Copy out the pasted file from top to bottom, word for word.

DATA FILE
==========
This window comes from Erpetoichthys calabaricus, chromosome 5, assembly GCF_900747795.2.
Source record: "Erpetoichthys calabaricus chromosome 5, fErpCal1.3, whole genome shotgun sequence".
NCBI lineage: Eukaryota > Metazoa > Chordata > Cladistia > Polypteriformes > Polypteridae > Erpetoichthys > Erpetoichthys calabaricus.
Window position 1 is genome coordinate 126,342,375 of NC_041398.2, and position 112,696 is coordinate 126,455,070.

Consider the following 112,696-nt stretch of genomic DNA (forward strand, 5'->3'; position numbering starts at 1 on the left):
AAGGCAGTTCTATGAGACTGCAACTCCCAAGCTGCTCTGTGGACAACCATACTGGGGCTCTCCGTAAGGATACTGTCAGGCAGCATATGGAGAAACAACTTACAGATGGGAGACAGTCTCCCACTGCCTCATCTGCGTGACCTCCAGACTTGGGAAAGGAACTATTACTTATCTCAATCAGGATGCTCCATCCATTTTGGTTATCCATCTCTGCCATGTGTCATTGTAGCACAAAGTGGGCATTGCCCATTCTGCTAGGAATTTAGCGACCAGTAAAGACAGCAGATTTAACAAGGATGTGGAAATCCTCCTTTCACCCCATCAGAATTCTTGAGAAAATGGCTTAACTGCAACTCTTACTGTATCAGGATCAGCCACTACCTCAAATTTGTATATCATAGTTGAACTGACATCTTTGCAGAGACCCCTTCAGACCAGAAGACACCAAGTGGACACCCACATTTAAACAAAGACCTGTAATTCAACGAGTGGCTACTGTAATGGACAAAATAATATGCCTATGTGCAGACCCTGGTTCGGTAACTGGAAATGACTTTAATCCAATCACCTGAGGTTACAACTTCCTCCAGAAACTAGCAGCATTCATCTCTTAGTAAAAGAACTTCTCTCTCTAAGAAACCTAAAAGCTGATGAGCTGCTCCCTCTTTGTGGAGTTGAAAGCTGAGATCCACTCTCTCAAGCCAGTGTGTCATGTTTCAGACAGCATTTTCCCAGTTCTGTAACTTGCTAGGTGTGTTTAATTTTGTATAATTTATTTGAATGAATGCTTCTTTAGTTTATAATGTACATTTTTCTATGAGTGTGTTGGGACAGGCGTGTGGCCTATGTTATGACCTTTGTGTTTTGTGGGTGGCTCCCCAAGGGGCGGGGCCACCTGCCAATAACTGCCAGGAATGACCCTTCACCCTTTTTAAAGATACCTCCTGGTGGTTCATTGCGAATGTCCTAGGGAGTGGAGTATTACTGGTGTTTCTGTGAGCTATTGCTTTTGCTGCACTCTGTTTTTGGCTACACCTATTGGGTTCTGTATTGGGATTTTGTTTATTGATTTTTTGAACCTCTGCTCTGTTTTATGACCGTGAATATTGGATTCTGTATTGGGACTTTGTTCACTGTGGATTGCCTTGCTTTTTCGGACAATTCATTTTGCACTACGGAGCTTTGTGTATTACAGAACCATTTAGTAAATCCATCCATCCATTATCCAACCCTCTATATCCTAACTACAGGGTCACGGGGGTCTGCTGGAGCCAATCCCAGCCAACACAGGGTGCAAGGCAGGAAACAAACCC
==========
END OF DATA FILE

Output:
This window comes from Erpetoichthys calabaricus, chromosome 5, assembly GCF_900747795.2.
Source record: "Erpetoichthys calabaricus chromosome 5, fErpCal1.3, whole genome shotgun sequence".
NCBI lineage: Eukaryota > Metazoa > Chordata > Cladistia > Polypteriformes > Polypteridae > Erpetoichthys > Erpetoichthys calabaricus.
Window position 1 is genome coordinate 126,342,375 of NC_041398.2, and position 112,696 is coordinate 126,455,070.

Consider the following 112,696-nt stretch of genomic DNA (forward strand, 5'->3'; position numbering starts at 1 on the left):
AAGGCAGTTCTATGAGACTGCAACTCCCAAGCTGCTCTGTGGACAACCATACTGGGGCTCTCCGTAAGGATACTGTCAGGCAGCATATGGAGAAACAACTTACAGATGGGAGACAGTCTCCCACTGCCTCATCTGCGTGACCTCCAGACTTGGGAAAGGAACTATTACTTATCTCAATCAGGATGCTCCATCCATTTTGGTTATCCATCTCTGCCATGTGTCATTGTAGCACAAAGTGGGCATTGCCCATTCTGCTAGGAATTTAGCGACCAGTAAAGACAGCAGATTTAACAAGGATGTGGAAATCCTCCTTTCACCCCATCAGAATTCTTGAGAAAATGGCTTAACTGCAACTCTTACTGTATCAGGATCAGCCACTACCTCAAATTTGTATATCATAGTTGAACTGACATCTTTGCAGAGACCCCTTCAGACCAGAAGACACCAAGTGGACACCCACATTTAAACAAAGACCTGTAATTCAACGAGTGGCTACTGTAATGGACAAAATAATATGCCTATGTGCAGACCCTGGTTCGGTAACTGGAAATGACTTTAATCCAATCACCTGAGGTTACAACTTCCTCCAGAAACTAGCAGCATTCATCTCTTAGTAAAAGAACTTCTCTCTCTAAGAAACCTAAAAGCTGATGAGCTGCTCCCTCTTTGTGGAGTTGAAAGCTGAGATCCACTCTCTCAAGCCAGTGTGTCATGTTTCAGACAGCATTTTCCCAGTTCTGTAACTTGCTAGGTGTGTTTAATTTTGTATAATTTATTTGAATGAATGCTTCTTTAGTTTATAATGTACATTTTTCTATGAGTGTGTTGGGACAGGCGTGTGGCCTATGTTATGACCTTTGTGTTTTGTGGGTGGCTCCCCAAGGGGCGGGGCCACCTGCCAATAACTGCCAGGAATGACCCTTCACCCTTTTTAAAGATACCTCCTGGTGGTTCATTGCGAATGTCCTAGGGAGTGGAGTATTACTGGTGTTTCTGTGAGCTATTGCTTTTGCTGCACTCTGTTTTTGGCTACACCTATTGGGTTCTGTATTGGGATTTTGTTTATTGATTTTTTGAACCTCTGCTCTGTTTTATGACCGTGAATATTGGATTCTGTATTGGGACTTTGTTCACTGTGGATTGCCTTGCTTTTTCGGACAATTCATTTTGCACTACGGAGCTTTGTGTATTACAGAACCATTTAGTAAATCCATCCATCCATTATCCAACCCTCTATATCCTAACTACAGGGTCACGGGGGTCTGCTGGAGCCAATCCCAGCCAACACAGGGTGCAAGGCAGGAAACAAACCC